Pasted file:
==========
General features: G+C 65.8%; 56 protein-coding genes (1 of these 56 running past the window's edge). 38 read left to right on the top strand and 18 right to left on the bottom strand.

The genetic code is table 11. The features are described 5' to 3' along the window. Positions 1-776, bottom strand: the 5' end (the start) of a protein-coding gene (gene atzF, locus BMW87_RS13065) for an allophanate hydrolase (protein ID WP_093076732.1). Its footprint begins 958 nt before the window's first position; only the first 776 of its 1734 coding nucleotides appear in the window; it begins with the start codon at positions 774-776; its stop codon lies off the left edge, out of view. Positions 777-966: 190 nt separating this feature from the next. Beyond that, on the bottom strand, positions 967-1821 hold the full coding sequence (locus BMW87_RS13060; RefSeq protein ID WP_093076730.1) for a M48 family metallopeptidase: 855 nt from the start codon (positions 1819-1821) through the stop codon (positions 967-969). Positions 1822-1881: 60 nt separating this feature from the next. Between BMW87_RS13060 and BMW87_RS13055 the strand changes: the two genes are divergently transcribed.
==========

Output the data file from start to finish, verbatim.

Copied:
General features: G+C 65.8%; 56 protein-coding genes (1 of these 56 running past the window's edge). 38 read left to right on the top strand and 18 right to left on the bottom strand.

The genetic code is table 11. The features are described 5' to 3' along the window. Positions 1-776, bottom strand: the 5' end (the start) of a protein-coding gene (gene atzF, locus BMW87_RS13065) for an allophanate hydrolase (protein ID WP_093076732.1). Its footprint begins 958 nt before the window's first position; only the first 776 of its 1734 coding nucleotides appear in the window; it begins with the start codon at positions 774-776; its stop codon lies off the left edge, out of view. Positions 777-966: 190 nt separating this feature from the next. Beyond that, on the bottom strand, positions 967-1821 hold the full coding sequence (locus BMW87_RS13060; RefSeq protein ID WP_093076730.1) for a M48 family metallopeptidase: 855 nt from the start codon (positions 1819-1821) through the stop codon (positions 967-969). Positions 1822-1881: 60 nt separating this feature from the next. Between BMW87_RS13060 and BMW87_RS13055 the strand changes: the two genes are divergently transcribed.